AMERICAN CANDIDATE TV SHOW UNDERWAY

"The American Candidate" TV show will start broadcasting on August 1. But the process by which the twelve initial contestants will be whittled down to two is already underway.

Four of the seven remaining contestants are either members of a minor party, or are involved with election reform issues. They are:

Bruce Friedrich: Green Party member, 34, lives near Norfolk, Virginia, and is an official of PETA, People for the Ethical Treatment of Animals.

Malia Lazu: independent, 27, on the Board of the Center for Voting and Democracy. She lives in Takoma Park, Maryland. She formerly lived in Boston, where she founded Boston Vote.

Richard Mack: Libertarian, 51, of Provo, Utah. He was sheriff of Graham County, Arizona, and was the Libertarian candidate for Governor of Utah this year. However, he dropped out in order to appear on the show.

Joyce Riley: Libertarian, 55, radio talk show host in Versailles, Missouri, but until recently lived in Arkansas City, Kansas.

Also, one Republican (Park Gillespie) and two Democrats (Keith Boykin and Lisa Witter) are running.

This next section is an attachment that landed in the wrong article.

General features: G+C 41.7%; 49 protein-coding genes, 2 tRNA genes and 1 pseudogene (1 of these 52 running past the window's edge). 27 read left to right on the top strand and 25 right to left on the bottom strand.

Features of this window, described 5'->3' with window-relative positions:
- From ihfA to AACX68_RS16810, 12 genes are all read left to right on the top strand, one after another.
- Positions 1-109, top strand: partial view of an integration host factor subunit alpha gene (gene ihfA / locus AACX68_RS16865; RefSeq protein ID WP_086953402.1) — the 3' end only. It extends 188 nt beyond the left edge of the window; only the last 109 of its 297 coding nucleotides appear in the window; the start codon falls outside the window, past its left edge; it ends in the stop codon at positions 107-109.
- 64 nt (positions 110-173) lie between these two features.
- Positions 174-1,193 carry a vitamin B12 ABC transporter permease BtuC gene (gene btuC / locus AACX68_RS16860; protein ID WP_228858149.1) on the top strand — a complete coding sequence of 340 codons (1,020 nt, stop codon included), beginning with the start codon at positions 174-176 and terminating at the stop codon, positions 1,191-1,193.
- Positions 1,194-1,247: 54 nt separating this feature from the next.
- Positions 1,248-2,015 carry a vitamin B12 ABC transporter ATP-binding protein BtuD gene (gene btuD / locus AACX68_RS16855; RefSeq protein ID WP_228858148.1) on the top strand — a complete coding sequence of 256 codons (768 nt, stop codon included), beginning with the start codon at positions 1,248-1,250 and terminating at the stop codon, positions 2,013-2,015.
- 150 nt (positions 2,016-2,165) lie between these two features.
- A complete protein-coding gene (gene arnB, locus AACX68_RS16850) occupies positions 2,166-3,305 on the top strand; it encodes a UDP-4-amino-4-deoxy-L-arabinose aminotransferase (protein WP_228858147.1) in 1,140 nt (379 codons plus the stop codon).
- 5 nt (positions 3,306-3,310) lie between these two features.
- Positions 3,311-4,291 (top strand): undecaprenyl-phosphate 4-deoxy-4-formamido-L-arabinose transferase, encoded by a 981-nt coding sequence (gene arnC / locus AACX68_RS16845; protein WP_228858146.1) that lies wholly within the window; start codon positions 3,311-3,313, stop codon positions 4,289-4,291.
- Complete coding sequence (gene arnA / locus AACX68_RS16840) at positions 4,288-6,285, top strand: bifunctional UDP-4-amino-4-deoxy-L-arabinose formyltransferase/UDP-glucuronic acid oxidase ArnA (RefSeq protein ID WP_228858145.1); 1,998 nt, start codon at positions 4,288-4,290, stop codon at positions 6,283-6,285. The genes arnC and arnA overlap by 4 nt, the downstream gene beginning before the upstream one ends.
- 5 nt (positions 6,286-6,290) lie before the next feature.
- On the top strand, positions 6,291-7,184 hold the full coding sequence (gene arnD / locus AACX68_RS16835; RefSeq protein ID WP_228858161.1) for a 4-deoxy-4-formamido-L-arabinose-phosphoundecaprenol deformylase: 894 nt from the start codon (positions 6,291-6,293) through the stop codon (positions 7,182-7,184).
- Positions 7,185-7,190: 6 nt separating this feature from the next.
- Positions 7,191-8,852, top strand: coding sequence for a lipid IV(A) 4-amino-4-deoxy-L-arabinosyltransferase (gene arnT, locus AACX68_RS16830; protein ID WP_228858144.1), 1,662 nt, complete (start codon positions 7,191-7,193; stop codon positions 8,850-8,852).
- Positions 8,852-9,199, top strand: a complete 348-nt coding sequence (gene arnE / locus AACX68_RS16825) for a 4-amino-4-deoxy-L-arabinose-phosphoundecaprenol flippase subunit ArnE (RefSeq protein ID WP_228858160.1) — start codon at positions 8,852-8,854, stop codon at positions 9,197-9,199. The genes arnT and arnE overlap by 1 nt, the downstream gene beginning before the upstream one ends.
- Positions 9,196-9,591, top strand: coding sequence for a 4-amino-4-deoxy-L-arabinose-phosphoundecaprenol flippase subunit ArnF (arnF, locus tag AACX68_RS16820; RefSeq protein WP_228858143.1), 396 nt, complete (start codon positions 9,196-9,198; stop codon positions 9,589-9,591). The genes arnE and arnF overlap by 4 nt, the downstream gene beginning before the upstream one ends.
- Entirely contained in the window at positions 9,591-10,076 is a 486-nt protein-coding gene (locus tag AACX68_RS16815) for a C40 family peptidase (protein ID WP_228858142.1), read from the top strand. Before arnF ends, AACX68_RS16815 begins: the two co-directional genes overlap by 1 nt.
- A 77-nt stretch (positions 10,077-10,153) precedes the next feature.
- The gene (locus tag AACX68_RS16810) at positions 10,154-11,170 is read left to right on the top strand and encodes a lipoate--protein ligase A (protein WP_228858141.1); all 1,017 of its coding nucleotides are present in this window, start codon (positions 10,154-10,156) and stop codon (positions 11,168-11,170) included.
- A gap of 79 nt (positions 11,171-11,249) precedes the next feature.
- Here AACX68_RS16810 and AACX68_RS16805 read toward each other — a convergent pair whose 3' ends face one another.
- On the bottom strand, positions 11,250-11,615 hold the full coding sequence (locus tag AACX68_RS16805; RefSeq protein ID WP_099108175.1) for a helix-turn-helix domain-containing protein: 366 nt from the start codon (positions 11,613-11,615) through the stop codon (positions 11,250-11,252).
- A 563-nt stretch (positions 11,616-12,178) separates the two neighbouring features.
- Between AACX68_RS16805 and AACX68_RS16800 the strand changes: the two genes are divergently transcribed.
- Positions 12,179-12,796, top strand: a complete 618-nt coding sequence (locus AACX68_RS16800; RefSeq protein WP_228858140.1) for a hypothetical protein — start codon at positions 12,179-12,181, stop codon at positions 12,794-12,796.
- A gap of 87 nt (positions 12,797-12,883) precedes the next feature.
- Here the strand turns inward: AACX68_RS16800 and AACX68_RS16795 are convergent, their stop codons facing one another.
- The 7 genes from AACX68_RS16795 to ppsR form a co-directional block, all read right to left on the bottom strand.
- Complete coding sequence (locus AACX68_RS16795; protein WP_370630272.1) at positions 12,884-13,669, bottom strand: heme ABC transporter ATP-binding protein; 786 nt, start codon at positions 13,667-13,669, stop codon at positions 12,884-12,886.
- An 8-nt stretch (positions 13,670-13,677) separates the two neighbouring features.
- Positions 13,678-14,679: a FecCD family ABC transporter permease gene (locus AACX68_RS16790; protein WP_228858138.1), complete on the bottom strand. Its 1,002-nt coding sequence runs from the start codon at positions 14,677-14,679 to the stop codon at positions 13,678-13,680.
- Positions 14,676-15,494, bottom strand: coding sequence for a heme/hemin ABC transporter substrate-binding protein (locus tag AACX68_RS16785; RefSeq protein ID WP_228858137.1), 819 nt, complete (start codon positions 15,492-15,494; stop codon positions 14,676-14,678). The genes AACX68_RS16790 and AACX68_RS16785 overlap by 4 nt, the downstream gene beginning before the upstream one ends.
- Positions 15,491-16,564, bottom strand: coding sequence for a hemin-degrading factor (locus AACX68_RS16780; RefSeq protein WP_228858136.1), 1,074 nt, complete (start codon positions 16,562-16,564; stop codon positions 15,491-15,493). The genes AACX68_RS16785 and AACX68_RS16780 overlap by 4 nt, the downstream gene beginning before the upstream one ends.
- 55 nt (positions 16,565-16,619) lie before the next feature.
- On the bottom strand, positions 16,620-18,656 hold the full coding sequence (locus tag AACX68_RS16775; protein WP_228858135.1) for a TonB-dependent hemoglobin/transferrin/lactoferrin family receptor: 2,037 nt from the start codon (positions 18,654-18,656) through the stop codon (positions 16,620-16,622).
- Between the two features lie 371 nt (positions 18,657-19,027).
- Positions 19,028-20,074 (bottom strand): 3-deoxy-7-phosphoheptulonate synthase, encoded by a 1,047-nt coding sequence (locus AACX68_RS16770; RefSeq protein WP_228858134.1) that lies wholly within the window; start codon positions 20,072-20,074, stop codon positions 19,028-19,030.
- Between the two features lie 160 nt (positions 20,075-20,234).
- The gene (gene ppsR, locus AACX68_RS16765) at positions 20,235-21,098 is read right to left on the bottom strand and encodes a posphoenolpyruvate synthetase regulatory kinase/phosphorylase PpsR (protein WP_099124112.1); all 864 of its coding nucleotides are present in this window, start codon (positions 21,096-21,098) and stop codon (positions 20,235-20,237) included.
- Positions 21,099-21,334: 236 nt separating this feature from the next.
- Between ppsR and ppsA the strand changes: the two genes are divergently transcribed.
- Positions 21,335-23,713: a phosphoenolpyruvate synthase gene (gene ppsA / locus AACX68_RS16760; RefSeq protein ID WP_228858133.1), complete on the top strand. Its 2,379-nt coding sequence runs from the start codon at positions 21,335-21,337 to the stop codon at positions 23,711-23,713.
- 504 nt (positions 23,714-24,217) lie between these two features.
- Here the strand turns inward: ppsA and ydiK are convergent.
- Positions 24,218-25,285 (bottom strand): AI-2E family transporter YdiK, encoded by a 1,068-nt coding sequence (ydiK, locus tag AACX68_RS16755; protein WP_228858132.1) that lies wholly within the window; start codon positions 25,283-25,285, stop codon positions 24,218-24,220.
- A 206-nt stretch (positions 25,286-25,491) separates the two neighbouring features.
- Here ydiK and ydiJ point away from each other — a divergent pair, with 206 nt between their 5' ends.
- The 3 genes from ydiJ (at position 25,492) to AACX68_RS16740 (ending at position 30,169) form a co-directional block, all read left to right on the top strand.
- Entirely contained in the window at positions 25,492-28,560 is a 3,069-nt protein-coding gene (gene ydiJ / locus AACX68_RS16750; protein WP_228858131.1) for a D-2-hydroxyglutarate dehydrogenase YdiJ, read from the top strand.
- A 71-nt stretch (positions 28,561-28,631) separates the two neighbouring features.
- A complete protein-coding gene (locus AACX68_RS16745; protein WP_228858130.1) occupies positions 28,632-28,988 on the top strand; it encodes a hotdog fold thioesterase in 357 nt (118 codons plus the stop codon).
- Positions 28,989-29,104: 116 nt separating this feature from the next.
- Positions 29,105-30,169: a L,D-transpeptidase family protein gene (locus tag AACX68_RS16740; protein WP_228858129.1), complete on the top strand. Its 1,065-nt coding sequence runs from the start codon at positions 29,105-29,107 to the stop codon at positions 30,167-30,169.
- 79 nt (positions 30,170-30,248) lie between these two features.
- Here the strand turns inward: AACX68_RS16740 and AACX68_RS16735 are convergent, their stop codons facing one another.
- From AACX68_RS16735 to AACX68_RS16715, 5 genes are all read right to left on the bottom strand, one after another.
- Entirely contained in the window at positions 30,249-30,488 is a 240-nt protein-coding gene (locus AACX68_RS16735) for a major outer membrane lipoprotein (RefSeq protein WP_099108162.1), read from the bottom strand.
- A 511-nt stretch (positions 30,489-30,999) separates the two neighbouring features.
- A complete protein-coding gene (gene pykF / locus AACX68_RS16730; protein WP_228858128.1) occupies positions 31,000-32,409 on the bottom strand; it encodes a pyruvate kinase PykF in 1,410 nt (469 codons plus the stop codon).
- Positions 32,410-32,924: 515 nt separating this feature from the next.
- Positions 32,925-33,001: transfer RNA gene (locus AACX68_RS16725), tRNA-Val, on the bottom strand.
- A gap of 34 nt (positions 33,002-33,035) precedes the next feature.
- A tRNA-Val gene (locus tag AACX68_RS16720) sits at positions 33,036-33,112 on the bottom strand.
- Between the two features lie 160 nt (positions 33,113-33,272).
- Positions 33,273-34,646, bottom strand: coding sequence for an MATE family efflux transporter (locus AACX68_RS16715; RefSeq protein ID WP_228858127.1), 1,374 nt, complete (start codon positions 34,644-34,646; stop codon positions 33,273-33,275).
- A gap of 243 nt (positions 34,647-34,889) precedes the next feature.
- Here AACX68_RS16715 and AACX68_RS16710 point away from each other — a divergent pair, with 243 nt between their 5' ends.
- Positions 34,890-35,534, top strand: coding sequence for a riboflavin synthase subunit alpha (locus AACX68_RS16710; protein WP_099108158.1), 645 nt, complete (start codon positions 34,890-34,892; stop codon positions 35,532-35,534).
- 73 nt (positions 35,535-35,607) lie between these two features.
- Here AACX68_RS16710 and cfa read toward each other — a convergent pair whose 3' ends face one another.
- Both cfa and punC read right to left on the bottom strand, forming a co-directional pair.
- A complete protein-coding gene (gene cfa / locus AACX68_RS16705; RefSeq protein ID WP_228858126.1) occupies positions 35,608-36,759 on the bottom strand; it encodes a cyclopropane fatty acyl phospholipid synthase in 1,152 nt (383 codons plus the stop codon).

The original twelve contestantsí first duty was to organize a campaign rally in a place of their own choosing. They could only spend $100 and had only a few hours to plan the rally. The contestants with the fewest attendees were dropped.

Then, each of the eight survivors joined a bus tour. They were not told where they were going. But when they got to the destination, they appeared jointly. Each appealed to as many individuals as possible to telephone a particular phone number. At each stage, those with the fewest incoming phone calls from that one particular state are dropped. The first joint appearance was Keene, New Hampshire, on June 12. The second was Allentown, Pennsylvania; then Charlottesville, Virginia.


LAWSUIT NEWS

Alabama: a U.S. Senate candidate who was excluded from the June 1 Democratic primary this year has filed a lawsuit in federal court to require a new primary, this time with his name on the ballot. The Democratic Party excluded him from this yearís primary because, two years ago, he tried to be an independent candidate. Swanson v Democratic Party, 2:04-cv-534, middle dist.

California: the hearing in Terry Baumís lawsuit to gain a place on the ballot has been postponed to July 15. Baum is the Green Party nominee for U.S. House in San Francisco.

Colorado: on June 7, the U.S. Supreme Court refused to hear the Republican appeal of a redistricting decision from the State Supreme Court. The State Supreme Court had ruled that the Colorado constitution does not permit redistricting more than once per decade. In the U.S. Supreme Court, the case was General Assembly v Salazar, 03-1082.